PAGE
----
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You Won't Believe What the Food Industry Is Doing to Keep Americans Hooked on Junk

The junk food industry is getting sneakier in its tactics to entice people into consuming its concoctions.

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  • Pillar Ingredients—Salt, sugar, and fat are the Pillar Ingredients, and the industry strategically combines the three to keep you hooked.
  • Bliss Point—If we crave pillar ingredients so much, why not just crank them up as much as possible? It turns out there is an optimum amount of salt, sugar, or fat the human brain likes best, and it is called the bliss point.
  • Mouthfeel—This is literally the way food feels inside a person’s mouth; junk food industry scientists also adjust factors like crunchiness to produce a mouthfeel that consumer most crave.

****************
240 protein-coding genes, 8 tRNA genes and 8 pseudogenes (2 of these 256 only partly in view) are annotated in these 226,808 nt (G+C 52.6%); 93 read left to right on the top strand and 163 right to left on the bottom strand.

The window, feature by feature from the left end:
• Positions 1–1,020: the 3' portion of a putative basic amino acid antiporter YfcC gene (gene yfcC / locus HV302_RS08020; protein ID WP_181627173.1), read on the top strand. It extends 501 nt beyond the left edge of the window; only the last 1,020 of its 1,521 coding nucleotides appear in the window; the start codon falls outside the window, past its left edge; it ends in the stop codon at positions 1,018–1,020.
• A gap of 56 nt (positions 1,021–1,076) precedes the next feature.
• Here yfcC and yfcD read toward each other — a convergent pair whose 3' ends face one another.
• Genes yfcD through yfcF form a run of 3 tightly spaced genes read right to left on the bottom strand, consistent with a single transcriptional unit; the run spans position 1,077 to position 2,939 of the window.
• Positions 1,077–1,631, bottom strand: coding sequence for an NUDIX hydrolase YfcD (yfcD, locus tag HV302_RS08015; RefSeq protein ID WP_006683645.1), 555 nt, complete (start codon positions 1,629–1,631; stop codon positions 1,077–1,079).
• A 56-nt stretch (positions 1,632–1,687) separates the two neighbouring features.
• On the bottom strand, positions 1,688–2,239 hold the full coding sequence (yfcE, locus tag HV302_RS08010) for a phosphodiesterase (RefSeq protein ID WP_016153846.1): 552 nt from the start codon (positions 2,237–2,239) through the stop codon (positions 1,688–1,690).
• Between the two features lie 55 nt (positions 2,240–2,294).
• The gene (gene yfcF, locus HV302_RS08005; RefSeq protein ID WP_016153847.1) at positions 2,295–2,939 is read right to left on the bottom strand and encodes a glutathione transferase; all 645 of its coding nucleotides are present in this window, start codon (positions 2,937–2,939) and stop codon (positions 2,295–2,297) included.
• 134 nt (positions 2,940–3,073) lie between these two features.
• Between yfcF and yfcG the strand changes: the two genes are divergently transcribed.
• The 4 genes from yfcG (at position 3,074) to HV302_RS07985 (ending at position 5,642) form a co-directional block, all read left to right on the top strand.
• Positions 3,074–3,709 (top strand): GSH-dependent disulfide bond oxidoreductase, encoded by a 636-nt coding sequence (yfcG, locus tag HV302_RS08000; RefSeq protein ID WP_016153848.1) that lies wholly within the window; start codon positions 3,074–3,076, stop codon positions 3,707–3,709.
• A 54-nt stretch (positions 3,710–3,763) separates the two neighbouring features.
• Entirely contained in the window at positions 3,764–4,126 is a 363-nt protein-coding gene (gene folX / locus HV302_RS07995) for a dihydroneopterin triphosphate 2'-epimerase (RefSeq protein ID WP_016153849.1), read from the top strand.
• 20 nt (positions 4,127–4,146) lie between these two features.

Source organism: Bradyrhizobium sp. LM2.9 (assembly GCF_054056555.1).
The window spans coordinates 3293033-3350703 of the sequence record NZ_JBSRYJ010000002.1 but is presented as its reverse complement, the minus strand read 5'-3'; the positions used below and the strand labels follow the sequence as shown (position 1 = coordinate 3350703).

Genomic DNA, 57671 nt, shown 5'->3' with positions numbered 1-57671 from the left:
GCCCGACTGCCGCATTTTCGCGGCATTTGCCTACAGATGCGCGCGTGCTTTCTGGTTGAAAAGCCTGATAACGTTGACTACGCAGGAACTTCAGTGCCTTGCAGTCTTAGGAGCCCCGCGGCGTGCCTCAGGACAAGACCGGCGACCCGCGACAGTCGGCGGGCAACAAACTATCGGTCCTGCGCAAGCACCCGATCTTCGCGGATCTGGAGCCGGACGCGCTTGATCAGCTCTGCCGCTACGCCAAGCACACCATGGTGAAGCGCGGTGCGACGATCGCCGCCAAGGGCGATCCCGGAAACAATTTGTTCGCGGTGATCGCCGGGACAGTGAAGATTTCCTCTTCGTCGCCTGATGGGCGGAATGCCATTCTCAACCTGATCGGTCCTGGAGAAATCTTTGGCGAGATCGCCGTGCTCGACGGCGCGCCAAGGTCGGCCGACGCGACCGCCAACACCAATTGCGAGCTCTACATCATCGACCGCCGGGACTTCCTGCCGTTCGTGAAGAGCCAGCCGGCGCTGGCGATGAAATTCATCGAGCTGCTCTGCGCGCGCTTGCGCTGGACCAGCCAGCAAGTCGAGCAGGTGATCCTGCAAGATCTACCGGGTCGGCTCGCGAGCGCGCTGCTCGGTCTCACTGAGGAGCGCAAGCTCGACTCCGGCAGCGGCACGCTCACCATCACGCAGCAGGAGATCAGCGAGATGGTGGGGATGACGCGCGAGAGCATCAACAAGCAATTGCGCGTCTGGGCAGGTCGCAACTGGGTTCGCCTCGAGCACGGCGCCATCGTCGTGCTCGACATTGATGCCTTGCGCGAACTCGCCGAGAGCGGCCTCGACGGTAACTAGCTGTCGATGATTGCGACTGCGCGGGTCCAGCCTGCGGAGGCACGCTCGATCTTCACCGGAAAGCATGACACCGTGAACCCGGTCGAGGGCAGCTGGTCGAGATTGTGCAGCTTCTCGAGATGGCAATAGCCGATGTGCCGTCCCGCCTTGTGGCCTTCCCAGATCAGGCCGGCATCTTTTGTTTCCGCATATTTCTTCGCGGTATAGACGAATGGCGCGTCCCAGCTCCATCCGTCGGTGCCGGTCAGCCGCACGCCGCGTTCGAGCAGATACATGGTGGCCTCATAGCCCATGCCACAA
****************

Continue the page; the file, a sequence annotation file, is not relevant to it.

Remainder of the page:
• Flavor Burst—Technologists alter the size and shape of salt crystals, so that they induce a flavor burst that “can basically assault the taste buds into submission.”
  • Vanishing Caloric Density—Underlying all junk-food science is vanishing caloric density, which is the process by which the food melts in your mouth so quickly that the brain is fooled into thinking it is consuming fewer calories than it actually is. The packaged-food scientists want to avoid triggering sensory-specific satiety, the brain mechanism that tells a person to stop eating when it is overwhelmed by flavors. The goals are either passive overeating, which is the excessive eating of foods that are high in fat because the human body is slow to recognize the caloric content of rich foods, or auto-eating: that is, eating without thinking or without even being hungry.

Michael Moss interviewed Jeffrey Dunn, who in 2001 directed more than half of Coca-Cola’s $20 billion in annual sales as president and chief operating officer. In the New York Times article, "The Extraordinary Science of Addictive Junk Food," Moss writes:

"[Dunn] drew from the bag of tricks that he mastered in his 20 years at Coca-Cola, where he learned one of the most critical rules in processed food: The selling of food matters as much as the food itself."

April M. Short is an associate editor at AlterNet. Follow her on Twitter @AprilMShort.